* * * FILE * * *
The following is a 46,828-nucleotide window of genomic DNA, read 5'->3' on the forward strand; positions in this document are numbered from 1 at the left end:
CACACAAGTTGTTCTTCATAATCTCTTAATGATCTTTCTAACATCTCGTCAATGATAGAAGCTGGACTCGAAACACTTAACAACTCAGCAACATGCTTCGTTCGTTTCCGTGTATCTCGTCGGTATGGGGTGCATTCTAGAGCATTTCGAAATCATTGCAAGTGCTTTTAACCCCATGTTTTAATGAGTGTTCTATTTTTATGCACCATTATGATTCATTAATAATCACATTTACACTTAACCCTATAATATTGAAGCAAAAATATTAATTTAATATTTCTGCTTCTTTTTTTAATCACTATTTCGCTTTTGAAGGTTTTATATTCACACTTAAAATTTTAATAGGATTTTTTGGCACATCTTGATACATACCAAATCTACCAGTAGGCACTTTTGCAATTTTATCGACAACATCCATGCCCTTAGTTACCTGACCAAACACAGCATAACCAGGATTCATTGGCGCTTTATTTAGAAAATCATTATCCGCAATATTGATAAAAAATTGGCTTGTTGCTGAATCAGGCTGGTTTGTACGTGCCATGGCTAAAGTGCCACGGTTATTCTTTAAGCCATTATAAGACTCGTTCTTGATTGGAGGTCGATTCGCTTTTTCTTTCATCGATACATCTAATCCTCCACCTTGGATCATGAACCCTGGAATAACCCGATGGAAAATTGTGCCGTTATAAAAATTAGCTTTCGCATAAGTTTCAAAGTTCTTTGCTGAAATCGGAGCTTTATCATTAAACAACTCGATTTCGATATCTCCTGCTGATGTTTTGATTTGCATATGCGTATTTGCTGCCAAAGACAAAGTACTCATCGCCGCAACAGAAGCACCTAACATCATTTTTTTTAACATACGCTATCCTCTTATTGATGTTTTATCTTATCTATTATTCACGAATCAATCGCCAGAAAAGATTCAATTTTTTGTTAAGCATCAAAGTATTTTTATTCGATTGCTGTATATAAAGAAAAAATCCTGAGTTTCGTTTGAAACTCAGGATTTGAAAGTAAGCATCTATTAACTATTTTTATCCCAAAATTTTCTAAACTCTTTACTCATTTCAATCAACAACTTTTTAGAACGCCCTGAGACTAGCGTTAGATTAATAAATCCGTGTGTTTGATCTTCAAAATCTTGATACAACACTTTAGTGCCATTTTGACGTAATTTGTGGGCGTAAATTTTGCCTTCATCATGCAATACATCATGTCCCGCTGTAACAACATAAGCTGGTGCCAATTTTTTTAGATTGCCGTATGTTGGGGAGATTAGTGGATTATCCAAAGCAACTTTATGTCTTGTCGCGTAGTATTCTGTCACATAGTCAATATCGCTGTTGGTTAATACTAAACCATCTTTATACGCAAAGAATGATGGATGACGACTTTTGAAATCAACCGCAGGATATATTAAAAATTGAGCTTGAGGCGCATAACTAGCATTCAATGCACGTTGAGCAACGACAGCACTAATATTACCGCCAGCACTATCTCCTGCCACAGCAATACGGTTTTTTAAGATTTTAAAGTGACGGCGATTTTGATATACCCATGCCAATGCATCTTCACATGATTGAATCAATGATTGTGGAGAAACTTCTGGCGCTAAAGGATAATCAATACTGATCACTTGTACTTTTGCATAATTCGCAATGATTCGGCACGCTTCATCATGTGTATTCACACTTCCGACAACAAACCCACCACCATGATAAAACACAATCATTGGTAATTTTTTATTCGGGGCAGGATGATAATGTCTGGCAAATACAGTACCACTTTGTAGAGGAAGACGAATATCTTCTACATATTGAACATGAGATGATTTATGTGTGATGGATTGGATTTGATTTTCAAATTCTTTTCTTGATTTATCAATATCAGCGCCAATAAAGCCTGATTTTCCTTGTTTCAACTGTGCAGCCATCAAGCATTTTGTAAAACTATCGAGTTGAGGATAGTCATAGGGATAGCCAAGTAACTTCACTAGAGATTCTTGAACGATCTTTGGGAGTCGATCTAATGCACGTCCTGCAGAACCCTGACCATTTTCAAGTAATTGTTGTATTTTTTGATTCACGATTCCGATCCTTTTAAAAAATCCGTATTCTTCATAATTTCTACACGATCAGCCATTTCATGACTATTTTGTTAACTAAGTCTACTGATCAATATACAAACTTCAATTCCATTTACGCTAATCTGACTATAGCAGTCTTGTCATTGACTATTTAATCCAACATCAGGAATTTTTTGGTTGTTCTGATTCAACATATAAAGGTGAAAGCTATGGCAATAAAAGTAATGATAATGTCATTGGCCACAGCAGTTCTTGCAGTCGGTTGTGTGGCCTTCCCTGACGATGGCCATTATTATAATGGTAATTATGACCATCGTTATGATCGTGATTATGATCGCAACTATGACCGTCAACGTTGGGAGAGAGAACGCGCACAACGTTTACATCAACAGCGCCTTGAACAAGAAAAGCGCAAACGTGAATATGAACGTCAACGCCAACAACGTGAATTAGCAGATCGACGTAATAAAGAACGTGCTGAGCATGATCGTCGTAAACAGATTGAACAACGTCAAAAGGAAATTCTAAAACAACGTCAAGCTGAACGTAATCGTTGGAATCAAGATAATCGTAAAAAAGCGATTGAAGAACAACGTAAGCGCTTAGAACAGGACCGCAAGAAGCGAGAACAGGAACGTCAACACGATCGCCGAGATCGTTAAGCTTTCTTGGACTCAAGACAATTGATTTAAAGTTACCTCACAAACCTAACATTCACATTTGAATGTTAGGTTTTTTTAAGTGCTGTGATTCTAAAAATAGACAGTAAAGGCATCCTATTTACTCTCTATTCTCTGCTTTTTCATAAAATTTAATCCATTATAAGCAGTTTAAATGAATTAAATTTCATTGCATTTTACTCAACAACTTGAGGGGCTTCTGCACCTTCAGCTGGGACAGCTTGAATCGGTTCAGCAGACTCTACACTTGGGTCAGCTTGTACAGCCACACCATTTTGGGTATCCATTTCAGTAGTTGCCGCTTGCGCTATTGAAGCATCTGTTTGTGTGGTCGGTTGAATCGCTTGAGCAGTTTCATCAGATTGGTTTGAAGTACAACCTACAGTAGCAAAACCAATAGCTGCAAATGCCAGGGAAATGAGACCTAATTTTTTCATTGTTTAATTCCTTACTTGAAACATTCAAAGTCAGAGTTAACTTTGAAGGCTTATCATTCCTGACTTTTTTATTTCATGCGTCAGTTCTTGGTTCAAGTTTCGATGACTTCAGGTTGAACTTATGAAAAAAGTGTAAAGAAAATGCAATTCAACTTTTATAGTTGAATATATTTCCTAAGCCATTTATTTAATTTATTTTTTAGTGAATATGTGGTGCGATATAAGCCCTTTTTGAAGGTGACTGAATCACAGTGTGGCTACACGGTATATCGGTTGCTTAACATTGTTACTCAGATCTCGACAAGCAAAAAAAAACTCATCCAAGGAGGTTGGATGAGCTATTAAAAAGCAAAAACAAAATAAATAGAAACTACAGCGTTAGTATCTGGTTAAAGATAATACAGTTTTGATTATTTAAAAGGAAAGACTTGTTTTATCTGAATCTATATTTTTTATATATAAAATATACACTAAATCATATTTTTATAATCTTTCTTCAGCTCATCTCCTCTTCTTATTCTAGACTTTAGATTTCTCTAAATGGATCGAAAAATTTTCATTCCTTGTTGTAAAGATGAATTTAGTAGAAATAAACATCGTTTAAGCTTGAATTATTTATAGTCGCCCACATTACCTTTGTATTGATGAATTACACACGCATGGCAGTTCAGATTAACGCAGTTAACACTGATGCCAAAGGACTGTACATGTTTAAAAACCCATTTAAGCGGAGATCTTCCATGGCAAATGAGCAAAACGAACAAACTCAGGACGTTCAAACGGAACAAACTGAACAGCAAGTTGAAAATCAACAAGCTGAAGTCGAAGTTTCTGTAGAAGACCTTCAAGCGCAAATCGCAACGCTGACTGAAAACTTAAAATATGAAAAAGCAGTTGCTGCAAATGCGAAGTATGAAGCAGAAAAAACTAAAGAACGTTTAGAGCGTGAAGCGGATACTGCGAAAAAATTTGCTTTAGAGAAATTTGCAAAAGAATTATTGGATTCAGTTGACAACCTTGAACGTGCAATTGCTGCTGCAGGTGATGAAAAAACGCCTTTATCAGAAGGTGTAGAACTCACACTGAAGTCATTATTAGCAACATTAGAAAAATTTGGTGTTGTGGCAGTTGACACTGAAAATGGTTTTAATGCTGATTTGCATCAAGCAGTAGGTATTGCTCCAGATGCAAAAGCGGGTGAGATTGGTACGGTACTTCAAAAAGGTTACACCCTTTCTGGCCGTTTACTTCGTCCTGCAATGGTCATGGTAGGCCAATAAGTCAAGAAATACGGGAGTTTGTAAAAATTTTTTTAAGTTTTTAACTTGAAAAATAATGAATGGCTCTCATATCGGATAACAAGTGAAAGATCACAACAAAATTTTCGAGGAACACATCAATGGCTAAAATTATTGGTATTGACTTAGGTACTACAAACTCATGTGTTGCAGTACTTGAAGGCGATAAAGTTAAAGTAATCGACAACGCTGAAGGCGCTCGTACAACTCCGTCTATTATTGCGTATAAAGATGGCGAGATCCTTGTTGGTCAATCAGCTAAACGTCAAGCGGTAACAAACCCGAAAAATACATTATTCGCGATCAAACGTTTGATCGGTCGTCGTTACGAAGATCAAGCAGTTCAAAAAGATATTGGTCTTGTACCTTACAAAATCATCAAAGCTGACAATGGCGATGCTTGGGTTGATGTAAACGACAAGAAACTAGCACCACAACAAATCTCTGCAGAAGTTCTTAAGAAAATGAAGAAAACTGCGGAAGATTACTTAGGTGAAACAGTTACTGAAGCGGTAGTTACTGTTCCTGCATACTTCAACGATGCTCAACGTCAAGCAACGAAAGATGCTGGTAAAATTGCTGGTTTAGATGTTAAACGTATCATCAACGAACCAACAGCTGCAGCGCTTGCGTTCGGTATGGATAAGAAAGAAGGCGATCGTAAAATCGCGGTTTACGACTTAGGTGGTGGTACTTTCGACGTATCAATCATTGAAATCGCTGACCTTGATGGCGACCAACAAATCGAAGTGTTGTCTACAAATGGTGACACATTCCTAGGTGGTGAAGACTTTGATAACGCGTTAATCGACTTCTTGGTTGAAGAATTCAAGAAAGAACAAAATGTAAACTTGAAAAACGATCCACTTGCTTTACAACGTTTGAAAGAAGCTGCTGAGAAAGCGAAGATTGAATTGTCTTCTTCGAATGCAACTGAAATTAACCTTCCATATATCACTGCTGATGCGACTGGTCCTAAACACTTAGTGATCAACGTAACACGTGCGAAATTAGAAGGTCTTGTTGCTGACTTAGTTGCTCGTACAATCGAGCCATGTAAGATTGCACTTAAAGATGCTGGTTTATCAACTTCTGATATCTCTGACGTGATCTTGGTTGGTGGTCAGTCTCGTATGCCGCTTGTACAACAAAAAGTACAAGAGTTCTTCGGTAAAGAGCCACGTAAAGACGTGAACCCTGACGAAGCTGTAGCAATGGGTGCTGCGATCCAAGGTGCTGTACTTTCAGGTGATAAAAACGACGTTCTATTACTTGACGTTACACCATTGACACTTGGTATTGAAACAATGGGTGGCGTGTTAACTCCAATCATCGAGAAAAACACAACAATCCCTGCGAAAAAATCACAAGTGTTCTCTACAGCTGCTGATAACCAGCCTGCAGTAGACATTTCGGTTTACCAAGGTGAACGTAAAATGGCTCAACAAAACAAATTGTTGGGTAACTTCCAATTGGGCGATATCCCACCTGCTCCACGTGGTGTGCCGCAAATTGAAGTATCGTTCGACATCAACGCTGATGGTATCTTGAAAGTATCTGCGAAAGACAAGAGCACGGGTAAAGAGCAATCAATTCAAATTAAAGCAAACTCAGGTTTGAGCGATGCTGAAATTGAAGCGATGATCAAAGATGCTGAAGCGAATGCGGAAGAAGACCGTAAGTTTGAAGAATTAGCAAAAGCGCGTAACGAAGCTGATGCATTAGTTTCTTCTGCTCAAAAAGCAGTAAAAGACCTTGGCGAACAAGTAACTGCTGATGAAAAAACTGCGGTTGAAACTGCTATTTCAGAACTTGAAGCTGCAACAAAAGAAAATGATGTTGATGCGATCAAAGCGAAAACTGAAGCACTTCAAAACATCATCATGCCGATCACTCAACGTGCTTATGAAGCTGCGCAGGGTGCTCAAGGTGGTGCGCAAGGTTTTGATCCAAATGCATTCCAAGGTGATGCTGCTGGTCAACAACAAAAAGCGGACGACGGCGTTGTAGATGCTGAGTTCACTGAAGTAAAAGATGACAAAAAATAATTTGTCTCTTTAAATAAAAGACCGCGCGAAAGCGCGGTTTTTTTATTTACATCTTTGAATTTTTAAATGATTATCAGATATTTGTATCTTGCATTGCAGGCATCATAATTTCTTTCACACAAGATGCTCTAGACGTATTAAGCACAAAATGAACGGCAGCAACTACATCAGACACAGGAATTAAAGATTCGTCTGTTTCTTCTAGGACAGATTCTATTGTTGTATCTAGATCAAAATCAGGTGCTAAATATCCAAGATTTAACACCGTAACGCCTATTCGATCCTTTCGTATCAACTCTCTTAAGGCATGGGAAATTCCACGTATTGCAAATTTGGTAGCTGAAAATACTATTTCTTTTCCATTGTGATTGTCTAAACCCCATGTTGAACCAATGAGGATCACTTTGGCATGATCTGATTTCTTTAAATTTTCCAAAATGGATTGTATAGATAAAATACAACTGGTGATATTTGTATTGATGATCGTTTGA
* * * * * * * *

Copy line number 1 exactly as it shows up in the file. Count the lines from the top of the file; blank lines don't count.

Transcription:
The following is a 46,828-nucleotide window of genomic DNA, read 5'->3' on the forward strand; positions in this document are numbered from 1 at the left end: